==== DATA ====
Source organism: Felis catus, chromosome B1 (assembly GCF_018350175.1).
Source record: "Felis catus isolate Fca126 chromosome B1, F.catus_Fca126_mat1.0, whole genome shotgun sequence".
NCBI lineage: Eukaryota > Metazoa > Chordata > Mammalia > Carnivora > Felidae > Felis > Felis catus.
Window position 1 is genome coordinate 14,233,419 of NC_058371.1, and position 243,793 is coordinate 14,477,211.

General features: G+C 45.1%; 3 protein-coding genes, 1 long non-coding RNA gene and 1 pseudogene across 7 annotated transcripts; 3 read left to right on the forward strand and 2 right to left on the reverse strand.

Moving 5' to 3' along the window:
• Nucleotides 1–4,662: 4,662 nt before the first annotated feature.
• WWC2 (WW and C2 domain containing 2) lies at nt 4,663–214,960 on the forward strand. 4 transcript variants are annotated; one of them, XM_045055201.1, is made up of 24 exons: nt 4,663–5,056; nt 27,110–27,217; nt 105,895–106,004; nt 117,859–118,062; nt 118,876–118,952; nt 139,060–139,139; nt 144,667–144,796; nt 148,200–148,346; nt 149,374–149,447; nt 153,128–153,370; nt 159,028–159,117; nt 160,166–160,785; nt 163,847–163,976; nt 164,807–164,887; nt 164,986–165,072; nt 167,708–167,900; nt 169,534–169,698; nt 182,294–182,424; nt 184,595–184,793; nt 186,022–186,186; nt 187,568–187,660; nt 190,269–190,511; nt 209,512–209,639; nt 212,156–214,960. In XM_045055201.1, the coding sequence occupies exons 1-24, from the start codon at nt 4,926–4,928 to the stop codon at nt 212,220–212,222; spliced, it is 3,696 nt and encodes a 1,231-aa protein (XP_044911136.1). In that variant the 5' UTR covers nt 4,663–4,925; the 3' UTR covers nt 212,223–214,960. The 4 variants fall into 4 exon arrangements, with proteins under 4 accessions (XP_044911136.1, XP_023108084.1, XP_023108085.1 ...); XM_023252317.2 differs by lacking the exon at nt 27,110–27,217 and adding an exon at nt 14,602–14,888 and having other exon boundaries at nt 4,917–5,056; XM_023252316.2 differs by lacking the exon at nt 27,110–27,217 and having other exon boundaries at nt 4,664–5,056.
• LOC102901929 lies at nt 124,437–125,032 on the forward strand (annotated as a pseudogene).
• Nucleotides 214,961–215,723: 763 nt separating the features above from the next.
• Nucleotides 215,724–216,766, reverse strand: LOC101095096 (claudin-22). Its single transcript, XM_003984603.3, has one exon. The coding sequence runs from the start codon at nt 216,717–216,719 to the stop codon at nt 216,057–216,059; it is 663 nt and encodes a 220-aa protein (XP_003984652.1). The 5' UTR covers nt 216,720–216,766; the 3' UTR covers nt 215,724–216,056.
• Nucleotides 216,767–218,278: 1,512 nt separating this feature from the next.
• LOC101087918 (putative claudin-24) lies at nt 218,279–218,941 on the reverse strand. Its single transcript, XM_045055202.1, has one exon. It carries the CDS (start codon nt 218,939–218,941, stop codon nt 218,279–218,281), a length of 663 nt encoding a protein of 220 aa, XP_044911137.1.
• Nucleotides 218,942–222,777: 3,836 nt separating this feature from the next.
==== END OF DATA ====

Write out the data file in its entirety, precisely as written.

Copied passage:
Source organism: Felis catus, chromosome B1 (assembly GCF_018350175.1).
Source record: "Felis catus isolate Fca126 chromosome B1, F.catus_Fca126_mat1.0, whole genome shotgun sequence".
NCBI lineage: Eukaryota > Metazoa > Chordata > Mammalia > Carnivora > Felidae > Felis > Felis catus.
Window position 1 is genome coordinate 14,233,419 of NC_058371.1, and position 243,793 is coordinate 14,477,211.

General features: G+C 45.1%; 3 protein-coding genes, 1 long non-coding RNA gene and 1 pseudogene across 7 annotated transcripts; 3 read left to right on the forward strand and 2 right to left on the reverse strand.

Moving 5' to 3' along the window:
• Nucleotides 1–4,662: 4,662 nt before the first annotated feature.
• WWC2 (WW and C2 domain containing 2) lies at nt 4,663–214,960 on the forward strand. 4 transcript variants are annotated; one of them, XM_045055201.1, is made up of 24 exons: nt 4,663–5,056; nt 27,110–27,217; nt 105,895–106,004; nt 117,859–118,062; nt 118,876–118,952; nt 139,060–139,139; nt 144,667–144,796; nt 148,200–148,346; nt 149,374–149,447; nt 153,128–153,370; nt 159,028–159,117; nt 160,166–160,785; nt 163,847–163,976; nt 164,807–164,887; nt 164,986–165,072; nt 167,708–167,900; nt 169,534–169,698; nt 182,294–182,424; nt 184,595–184,793; nt 186,022–186,186; nt 187,568–187,660; nt 190,269–190,511; nt 209,512–209,639; nt 212,156–214,960. In XM_045055201.1, the coding sequence occupies exons 1-24, from the start codon at nt 4,926–4,928 to the stop codon at nt 212,220–212,222; spliced, it is 3,696 nt and encodes a 1,231-aa protein (XP_044911136.1). In that variant the 5' UTR covers nt 4,663–4,925; the 3' UTR covers nt 212,223–214,960. The 4 variants fall into 4 exon arrangements, with proteins under 4 accessions (XP_044911136.1, XP_023108084.1, XP_023108085.1 ...); XM_023252317.2 differs by lacking the exon at nt 27,110–27,217 and adding an exon at nt 14,602–14,888 and having other exon boundaries at nt 4,917–5,056; XM_023252316.2 differs by lacking the exon at nt 27,110–27,217 and having other exon boundaries at nt 4,664–5,056.
• LOC102901929 lies at nt 124,437–125,032 on the forward strand (annotated as a pseudogene).
• Nucleotides 214,961–215,723: 763 nt separating the features above from the next.
• Nucleotides 215,724–216,766, reverse strand: LOC101095096 (claudin-22). Its single transcript, XM_003984603.3, has one exon. The coding sequence runs from the start codon at nt 216,717–216,719 to the stop codon at nt 216,057–216,059; it is 663 nt and encodes a 220-aa protein (XP_003984652.1). The 5' UTR covers nt 216,720–216,766; the 3' UTR covers nt 215,724–216,056.
• Nucleotides 216,767–218,278: 1,512 nt separating this feature from the next.
• LOC101087918 (putative claudin-24) lies at nt 218,279–218,941 on the reverse strand. Its single transcript, XM_045055202.1, has one exon. It carries the CDS (start codon nt 218,939–218,941, stop codon nt 218,279–218,281), a length of 663 nt encoding a protein of 220 aa, XP_044911137.1.
• Nucleotides 218,942–222,777: 3,836 nt separating this feature from the next.